Siteserv investigation to cost State €100m, says key figure

Former IBRC boss Mike Aynsley says ‘30-plus’ lawyers working at inquiry

According to former IBRC chief executive, Mike Aynsley, the inquiry’s spiralling legal costs could leave taxpayers with a €100 million bill once the commission has finished its work.

According to former IBRC chief executive, Mike Aynsley, the inquiry’s spiralling legal costs could leave taxpayers with a €100 million bill once the commission has finished its work.

 

Taxpayers face a potential €100 million bill for the investigation of the sale of building services group Siteserv to a Denis O’Brien-owned company, a leading figure in the row claims.

A commission headed by Mr Justice Brian Cregan is investigating the sale of Siteserv to the Denis O’Brien-controlled Millington in 2012 for €45.54 million.

State-owned Irish Bank Resolution Corporation (IBRC) wrote off a €110 million loan to the company following the deal.

According to a statement from former IBRC chief executive Mike Aynsley, the inquiry’s spiralling legal costs could leave taxpayers with a bill of up to €100 million bill once the commission has finished its work. He claims that there are “30-plus” lawyers now working at the commission.

Mr Aynsley argues that the real question is the motivation and sources of the allegations that the commission is investigating.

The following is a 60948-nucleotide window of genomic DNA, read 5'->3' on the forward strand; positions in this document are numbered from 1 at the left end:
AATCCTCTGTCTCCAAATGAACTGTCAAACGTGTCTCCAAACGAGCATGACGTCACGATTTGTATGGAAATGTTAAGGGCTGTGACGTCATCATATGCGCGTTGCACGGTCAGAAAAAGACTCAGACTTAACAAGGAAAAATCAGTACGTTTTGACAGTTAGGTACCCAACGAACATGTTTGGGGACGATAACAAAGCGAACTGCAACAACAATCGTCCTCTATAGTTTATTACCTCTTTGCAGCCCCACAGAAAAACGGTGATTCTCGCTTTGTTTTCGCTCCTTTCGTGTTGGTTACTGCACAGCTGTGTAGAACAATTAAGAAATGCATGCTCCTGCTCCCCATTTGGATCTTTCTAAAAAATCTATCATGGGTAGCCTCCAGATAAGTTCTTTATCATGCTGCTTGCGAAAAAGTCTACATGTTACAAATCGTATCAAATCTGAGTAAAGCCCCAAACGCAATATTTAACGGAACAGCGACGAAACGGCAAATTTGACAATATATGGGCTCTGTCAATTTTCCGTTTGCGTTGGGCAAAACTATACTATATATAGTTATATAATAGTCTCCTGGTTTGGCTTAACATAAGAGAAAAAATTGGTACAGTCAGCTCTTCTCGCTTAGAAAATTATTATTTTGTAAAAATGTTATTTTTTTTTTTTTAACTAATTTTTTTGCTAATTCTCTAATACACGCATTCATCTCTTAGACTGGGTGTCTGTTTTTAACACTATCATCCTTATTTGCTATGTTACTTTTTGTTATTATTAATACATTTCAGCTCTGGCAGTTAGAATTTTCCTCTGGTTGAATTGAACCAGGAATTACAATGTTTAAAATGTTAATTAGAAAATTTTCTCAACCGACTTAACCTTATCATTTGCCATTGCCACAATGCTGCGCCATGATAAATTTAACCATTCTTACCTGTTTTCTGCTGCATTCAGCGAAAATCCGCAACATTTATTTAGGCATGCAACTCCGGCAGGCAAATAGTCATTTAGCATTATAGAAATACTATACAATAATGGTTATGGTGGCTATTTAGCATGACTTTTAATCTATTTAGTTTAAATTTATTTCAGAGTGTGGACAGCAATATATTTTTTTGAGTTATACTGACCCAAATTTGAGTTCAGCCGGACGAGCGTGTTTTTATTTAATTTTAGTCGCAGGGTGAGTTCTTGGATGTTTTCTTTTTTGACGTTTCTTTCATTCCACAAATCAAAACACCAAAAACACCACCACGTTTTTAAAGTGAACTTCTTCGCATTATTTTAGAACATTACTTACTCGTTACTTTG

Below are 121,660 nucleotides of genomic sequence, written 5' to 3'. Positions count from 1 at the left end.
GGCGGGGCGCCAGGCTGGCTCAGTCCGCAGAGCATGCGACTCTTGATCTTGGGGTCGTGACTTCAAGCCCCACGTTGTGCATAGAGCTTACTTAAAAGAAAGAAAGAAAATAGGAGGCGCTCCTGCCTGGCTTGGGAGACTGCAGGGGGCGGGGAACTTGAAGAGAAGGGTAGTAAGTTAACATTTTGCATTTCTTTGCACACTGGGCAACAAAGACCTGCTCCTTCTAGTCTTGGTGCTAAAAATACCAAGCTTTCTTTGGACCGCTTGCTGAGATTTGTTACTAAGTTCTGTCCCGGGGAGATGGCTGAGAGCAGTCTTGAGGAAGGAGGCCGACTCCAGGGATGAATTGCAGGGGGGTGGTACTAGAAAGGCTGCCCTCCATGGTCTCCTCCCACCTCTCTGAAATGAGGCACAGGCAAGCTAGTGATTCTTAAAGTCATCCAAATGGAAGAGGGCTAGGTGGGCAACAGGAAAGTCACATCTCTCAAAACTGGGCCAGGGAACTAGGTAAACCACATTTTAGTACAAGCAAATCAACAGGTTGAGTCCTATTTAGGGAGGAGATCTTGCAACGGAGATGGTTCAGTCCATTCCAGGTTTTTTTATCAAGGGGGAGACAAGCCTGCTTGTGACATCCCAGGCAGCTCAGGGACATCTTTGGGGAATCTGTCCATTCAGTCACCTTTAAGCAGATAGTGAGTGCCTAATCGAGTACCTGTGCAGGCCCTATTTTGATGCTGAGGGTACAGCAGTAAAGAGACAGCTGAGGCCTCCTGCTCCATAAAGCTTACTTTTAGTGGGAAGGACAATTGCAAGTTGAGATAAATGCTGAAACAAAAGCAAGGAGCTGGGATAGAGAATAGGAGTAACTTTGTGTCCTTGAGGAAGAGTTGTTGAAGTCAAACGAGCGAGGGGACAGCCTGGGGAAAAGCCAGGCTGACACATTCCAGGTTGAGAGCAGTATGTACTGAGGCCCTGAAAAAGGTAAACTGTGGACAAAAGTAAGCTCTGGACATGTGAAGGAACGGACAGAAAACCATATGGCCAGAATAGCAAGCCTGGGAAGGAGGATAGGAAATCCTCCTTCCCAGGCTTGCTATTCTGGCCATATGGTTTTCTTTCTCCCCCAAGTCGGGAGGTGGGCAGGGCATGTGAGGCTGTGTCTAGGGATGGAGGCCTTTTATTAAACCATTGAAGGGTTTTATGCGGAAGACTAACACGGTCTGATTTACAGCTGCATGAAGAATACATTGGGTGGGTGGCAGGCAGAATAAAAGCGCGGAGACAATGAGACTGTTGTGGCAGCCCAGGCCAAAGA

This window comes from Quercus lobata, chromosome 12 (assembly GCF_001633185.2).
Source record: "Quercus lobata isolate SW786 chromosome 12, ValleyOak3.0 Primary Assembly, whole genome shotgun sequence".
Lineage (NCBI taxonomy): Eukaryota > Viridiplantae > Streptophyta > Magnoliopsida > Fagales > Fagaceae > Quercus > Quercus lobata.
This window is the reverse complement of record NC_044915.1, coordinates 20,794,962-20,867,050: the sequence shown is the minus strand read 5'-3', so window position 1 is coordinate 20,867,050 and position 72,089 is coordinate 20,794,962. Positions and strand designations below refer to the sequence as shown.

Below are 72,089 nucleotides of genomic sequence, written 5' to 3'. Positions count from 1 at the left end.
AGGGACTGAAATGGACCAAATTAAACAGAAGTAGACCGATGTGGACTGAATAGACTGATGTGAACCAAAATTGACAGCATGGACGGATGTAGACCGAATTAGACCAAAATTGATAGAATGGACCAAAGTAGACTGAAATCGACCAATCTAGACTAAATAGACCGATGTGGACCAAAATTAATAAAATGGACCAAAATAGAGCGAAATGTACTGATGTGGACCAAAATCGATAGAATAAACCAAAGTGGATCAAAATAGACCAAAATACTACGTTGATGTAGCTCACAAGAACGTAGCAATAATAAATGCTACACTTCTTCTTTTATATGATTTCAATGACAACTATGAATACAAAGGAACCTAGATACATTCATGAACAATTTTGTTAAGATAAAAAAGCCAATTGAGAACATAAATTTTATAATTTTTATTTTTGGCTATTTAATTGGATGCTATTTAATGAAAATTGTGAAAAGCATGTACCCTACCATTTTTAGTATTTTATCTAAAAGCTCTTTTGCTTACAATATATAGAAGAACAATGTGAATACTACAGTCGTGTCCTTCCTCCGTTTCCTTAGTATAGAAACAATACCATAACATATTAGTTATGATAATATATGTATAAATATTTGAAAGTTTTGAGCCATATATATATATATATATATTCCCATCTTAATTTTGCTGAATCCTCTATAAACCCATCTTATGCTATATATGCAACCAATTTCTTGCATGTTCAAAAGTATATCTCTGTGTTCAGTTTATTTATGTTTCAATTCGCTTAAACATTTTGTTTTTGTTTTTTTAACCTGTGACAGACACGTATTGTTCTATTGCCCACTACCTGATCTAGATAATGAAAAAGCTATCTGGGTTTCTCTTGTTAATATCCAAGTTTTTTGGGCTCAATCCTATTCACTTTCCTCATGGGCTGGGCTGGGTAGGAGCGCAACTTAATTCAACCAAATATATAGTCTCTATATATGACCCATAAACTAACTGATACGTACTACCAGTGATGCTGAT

He says that he hopes inquiry will also examine this and report to the taxpayers who are shouldering the cost.

Taoiseach Leo Varadkar told the Dáil last week that the Government believed the investigation would cost between €20 million and €25 million.

He also confirmed that he refused a request from MR Justice Cregan late last year to double fees paid to its lawyers, who earn €788.27 a day if they are senior counsel and €394.14 if they are juniors.

The IBRC took over defunct lenders Anglo Irish Bank and Irish Nationwide Building Society, inheriting debts due to them from enterprises linked to several high-profile business figures.

A dispute blew up ahead of the Siteserv deal when it emerged that French utility Altrad had indicated that it was willing to pay up to €60 million for the building services group.

However, Siteserv’s board pointed out that the Altrad offer was conditional while Millington had made a firm commitment to pay the sum that it offered.

Questions were raised about the deal several years later when it emerged that a Siteserv subsidiary was one of a number of companies awarded contracts to fit water meters.

Social Democrat TD Catherine Murphy was one of those who made claims in the Dáil relating to the deal.

The Government did not respond to questions regarding Mr Aynsley’s claims. The commission of investigation did not comment on Tuesday.